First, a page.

12 Best Tequila Brands to Drink Right Now
Americans are in love with their spirit to the south, tequila. Year after year, the category continues to grow in the States, according to the Distilled Spirits Council. Forget about
The traditional method of making tequila involves harvesting agave, cooking the piñas (the heart of the plant) in an oven, crushing them with the
Naturally, this method is unappealing to hardcore tequila fans who believe diffuser-made tequila is an inferior product. But some argue that using a diffuser actually makes tequila cheaper and therefore accessible to more people. Overall, tequila makers aren't very forthcoming about the use of diffusers, which is part of the problem—transparency goes a long way in the spirits industry.
For this list, we tried to focus on brands that use traditional methods, with some exceptions. And we couldn't include everything—even George Clooney's baby Casamigos, which was sold to Diageo for close to a billion dollars in 2017, didn't make the cut. Ultimately, regardless of whether a brick oven, stainless
Patrón helped to define premium tequila when it launched over a quarter century ago. Everything from the bottle design to the marketing to the higher price tag was meant to reinforce its position as a higher-end spirit, and it worked. Nowadays the premium tequila category is thriving, and Patrón (now owned by Bacardi) remains one of the best, with the Roca range at the forefront. Roca differs from the standard Patrón lineup in that the piñas are crushed solely using a traditional
Casa Noble is one of several organic-certified tequila brands, but that’s not why it’s good. No, this is good tequila because it’s a crisp, spicy, flavorful, and very versatile spirit. There is a
El Tesoro has the power of Beam Suntory behind it as far as ownership, but the tequila stands strong on its own with a history dating back to the 1930s. From
Espolòn, part of the Campari America family, is an inexpensive tequila option that still bursts with notes of agave and spice. The distillery, located in the Highlands of Jalisco, cooks the piñas in modern autoclaves instead of traditional ovens. The tequila is then distilled in both pot and column stills, and the aged expressions use smaller virgin American oak barrels with a lighter No. 2 char, although the añejo is rested for an additional two months in heavily charred barrels that once held Wild Turkey (also part of the Campari family). Overall, Espolòn is a solid option if you’re looking for a dependable tequila that doesn’t cost much.
Milagro is a relatively recent addition to the tequila world, created by two friends in 1997. Apparently, they had a good amount of foresight about the future popularity of the category, and William Grant and Sons purchased the brand in 2006. Milagro bottles are instantly recognizable—tall, sleek, modern looking, and completely different from any other tequila presentation out there. The liquid within is soft and slightly floral with notes of sweet and spice. In addition to the core lineup, there’s also the Select Barrel Reserve range (aged in both French and American oak), and Unico II, a blend of silver and aged tequila that is filtered to remove the color.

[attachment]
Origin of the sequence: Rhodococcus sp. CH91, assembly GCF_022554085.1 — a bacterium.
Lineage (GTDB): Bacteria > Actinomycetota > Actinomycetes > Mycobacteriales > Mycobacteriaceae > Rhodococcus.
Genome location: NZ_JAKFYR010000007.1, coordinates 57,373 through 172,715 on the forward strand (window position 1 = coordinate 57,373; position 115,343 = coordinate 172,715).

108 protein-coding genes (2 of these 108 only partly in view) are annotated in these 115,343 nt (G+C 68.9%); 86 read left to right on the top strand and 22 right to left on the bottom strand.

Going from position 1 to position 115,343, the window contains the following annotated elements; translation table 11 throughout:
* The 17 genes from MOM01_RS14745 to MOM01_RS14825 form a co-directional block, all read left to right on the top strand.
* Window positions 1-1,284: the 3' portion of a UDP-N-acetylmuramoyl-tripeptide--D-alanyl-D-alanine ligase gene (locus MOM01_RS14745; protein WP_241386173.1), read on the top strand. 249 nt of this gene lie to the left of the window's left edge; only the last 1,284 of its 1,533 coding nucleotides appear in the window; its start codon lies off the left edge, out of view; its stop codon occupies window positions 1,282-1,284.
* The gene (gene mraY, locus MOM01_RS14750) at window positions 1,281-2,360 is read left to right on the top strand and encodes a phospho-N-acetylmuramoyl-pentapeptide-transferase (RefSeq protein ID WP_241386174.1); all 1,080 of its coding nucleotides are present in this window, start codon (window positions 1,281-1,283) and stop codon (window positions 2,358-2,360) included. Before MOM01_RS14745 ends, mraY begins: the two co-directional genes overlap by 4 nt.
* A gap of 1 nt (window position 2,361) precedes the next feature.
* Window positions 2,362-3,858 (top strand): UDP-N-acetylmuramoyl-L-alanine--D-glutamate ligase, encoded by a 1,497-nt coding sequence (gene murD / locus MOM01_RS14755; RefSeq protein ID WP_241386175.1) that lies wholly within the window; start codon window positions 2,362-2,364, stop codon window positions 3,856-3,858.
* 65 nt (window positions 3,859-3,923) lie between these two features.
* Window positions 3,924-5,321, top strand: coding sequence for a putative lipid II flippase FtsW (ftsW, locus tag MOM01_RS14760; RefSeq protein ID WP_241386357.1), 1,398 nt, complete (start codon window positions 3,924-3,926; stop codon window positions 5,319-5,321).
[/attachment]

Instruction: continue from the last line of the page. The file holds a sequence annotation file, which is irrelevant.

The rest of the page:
Partida, another newcomer on the scene, is named after the late agave farmer Enrique Partida. The brand came together in the early 2000s with the intention of creating another high-end entry in the premium tequila field. At the distillery, the agave is cooked in autoclaves before being fermented and double pot-distilled. It’s a lovely spirit—particularly the
Herradura is Brown-Forman’s popular flagship premium tequila brand. Several other brands are produced at the same distillery, like the cheaper El Jimador, that
The price tag might be high, but the spirit inside the beautiful bottles of Clase Azul is elegant and flavorful. According to a distillery rep, the brand does not use diffusers, only stone ovens to cook the agave, and no additives are used to flavor or color the tequila. The bottles themselves are towering ceramic pieces handmade in the town of Santa Maria Canchesda. Perhaps that helps explain the hefty price tag, which can reach as high as $1,700 for the Ultra expression (it’s aged for five years in sherry casks and bottled in a decanter with platinum, silver, and gold embroideries). In fact, the brand encourages you to upcycle your bottle after it’s empty and turn it into a lamp or use it for the legs of a bedside table.
The history behind Tequila Corralejo dates back a few centuries to the founding of Hacienda Corralejo in 1755. Nowadays agave piñas are slow roasted for 27 hours before being distilled using the Charentaise distillation method, taken from the French process of distilling cognac. This basically means that the tequila is distilled for a second time in alembic copper pot stills, along with a few other details, but it’s also a nice marketing story to help set it apart. Fortunately, the tequila lives up to the hype, with the reposado and añejo aging in American oak, and a few other products like the triple-distilled reposado and some extra añejo expressions.
Don Julio, which is owned by Diageo, has been around for close to a century. The brand is famous for its 1942 expression, an añejo aged for a minimum of two and a half years that has become a symbol of high-end, luxury tequila—and a staple of the nightclub scene. But the rest of the range is worth checking out as well, such as the recently released Reposado Double Cask that was finished in Buchanan’s
Yes, Jose Cuervo deserves a spot on this list, haters
Gran Centenario is an inexpensive tequila brand that is owned by Casa Cuervo and imported and distributed by Proximo Spirits. The agave is cooked using both traditional ovens and diffusers, according to the brand, to create various flavor profiles. There are three main expressions available:
This story originally appeared on Esquire.com. Minor edits have been made by the Esquiremag.ph editors.